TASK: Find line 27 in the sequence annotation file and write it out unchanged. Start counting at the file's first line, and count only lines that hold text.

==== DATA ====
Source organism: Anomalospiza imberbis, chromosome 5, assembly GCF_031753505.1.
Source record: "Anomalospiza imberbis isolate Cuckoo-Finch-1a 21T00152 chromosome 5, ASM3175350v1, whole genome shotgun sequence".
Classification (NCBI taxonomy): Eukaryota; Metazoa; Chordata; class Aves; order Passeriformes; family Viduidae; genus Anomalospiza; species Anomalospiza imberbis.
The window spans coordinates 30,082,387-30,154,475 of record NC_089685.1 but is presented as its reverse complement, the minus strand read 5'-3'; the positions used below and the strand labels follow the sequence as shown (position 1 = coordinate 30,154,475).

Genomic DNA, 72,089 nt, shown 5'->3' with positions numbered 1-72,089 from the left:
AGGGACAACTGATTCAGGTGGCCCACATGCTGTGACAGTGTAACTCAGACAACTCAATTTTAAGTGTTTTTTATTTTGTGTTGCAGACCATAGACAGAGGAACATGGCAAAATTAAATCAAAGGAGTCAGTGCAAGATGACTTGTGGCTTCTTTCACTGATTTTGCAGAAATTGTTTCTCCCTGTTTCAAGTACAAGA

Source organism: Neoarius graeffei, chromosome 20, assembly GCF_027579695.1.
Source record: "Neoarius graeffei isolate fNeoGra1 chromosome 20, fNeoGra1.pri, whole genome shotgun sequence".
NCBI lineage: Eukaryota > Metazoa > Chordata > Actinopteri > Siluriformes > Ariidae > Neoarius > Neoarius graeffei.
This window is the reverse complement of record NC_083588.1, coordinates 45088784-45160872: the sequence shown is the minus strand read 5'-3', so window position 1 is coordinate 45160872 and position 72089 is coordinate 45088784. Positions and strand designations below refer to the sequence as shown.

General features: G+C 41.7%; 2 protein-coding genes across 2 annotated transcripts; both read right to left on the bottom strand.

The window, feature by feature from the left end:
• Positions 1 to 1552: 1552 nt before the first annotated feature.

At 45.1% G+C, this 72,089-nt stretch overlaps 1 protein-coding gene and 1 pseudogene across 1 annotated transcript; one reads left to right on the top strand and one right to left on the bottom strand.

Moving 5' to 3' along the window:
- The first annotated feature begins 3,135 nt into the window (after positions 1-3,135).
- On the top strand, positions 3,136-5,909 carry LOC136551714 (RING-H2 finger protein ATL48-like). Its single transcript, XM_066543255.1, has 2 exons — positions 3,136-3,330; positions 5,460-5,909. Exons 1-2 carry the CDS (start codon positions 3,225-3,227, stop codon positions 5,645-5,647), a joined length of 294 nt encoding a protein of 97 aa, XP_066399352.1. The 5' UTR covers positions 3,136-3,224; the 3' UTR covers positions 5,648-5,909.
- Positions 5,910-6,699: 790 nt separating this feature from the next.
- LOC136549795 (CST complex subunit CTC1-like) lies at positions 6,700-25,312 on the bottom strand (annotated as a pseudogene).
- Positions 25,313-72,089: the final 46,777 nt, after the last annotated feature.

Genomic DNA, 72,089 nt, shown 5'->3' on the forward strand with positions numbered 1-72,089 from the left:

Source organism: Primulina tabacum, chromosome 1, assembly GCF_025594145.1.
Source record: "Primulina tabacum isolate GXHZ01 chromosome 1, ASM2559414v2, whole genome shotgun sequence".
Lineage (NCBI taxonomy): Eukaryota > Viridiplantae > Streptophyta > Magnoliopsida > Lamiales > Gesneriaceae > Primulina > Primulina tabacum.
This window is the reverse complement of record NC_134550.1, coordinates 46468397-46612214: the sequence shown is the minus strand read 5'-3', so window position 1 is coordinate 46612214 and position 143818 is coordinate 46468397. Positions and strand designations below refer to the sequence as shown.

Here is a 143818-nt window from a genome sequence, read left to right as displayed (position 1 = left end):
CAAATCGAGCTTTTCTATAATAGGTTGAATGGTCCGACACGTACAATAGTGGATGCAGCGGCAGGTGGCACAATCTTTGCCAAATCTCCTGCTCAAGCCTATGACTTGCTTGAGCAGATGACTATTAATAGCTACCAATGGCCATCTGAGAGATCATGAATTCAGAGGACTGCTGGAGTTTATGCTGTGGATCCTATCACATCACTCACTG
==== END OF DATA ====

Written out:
CAAATCGAGCTTTTCTATAATAGGTTGAATGGTCCGACACGTACAATAGTGGATGCAGCGGCAGGTGGCACAATCTTTGCCAAATCTCCTGCTCAAGCCTATGACTTGCTTGAGCAGATGACTATTAATAGCTACCAATGGCCATCTGAGAGATCATGAATTCAGAGGACTGCTGGAGTTTATGCTGTGGATCCTATCACATCACTCACTG